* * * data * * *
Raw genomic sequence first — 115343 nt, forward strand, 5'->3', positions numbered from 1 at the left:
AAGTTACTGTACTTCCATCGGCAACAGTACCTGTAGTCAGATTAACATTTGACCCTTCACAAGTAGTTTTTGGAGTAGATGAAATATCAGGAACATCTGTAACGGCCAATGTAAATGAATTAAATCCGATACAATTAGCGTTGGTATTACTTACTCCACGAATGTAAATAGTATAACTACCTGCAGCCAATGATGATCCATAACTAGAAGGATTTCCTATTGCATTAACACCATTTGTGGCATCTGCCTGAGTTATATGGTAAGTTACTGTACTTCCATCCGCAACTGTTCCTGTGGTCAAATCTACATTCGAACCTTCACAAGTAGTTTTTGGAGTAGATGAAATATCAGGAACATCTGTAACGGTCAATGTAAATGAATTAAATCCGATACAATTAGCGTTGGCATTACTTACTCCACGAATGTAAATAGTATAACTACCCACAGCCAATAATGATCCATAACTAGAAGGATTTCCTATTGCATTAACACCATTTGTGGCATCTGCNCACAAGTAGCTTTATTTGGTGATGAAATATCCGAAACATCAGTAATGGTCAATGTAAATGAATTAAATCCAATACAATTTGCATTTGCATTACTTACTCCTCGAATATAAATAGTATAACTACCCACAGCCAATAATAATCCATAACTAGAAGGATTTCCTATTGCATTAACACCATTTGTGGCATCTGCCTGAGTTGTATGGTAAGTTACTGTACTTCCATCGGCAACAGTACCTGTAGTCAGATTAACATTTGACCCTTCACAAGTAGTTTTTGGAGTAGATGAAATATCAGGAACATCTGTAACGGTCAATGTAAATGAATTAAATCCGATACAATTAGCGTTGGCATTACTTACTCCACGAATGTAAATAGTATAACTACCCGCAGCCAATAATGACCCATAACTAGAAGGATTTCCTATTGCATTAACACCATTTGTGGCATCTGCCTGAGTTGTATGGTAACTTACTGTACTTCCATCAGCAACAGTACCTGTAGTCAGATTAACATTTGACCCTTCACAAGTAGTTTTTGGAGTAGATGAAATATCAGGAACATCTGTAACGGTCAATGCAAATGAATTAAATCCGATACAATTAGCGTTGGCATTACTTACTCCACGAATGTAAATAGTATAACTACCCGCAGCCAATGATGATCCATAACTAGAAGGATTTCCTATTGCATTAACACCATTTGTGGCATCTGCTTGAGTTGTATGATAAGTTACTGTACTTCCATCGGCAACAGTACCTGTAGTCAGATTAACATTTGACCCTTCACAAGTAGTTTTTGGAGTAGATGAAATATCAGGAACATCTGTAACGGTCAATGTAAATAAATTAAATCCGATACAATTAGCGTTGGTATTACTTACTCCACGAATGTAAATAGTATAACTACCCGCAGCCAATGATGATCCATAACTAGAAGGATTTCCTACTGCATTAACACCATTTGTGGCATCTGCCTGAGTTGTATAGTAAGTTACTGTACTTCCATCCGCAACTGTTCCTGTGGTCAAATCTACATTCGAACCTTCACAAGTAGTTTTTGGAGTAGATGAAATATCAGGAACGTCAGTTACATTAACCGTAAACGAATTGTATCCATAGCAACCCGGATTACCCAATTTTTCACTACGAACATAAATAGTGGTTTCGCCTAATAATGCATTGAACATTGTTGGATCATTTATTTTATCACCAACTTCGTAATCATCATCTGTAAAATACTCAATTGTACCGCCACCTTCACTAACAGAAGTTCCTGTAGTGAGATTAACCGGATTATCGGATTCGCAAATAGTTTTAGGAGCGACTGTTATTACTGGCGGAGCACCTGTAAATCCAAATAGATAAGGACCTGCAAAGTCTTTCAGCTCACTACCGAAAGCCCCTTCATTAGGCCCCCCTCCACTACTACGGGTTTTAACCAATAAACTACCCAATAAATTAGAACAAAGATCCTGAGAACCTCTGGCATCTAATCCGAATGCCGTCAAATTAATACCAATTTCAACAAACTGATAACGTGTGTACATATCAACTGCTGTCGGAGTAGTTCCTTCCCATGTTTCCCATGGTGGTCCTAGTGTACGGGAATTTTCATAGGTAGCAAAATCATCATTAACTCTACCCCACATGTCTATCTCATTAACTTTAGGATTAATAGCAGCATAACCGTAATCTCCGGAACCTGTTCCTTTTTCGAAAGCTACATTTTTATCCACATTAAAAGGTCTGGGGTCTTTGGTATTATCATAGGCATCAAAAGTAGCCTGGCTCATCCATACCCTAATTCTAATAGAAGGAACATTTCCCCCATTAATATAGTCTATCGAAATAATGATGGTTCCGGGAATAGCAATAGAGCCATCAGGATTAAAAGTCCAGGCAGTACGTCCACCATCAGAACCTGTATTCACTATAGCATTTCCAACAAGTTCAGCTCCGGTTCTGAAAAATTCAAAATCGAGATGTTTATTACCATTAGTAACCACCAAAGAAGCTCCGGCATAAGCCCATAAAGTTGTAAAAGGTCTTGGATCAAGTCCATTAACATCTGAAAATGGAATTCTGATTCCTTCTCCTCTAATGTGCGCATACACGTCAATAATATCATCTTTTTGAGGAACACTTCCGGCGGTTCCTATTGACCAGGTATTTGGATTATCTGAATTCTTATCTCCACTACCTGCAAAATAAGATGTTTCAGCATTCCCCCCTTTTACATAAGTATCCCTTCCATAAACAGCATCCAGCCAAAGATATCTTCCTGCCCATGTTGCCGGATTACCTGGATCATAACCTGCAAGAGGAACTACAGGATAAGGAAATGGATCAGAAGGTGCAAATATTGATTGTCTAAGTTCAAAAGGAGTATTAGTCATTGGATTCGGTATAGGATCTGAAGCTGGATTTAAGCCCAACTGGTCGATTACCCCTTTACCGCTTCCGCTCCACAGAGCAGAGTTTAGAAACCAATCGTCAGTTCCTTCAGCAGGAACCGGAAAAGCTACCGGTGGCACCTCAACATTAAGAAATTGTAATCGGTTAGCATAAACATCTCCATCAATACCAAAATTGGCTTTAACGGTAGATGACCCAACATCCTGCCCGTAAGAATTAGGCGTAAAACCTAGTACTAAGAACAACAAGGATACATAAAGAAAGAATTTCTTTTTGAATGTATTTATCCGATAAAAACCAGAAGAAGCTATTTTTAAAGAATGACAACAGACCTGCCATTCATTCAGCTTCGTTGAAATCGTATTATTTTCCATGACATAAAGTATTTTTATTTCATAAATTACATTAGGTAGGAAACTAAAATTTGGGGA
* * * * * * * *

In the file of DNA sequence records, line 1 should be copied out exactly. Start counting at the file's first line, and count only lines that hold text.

Raw genomic sequence first — 115343 nt, forward strand, 5'->3', positions numbered from 1 at the left: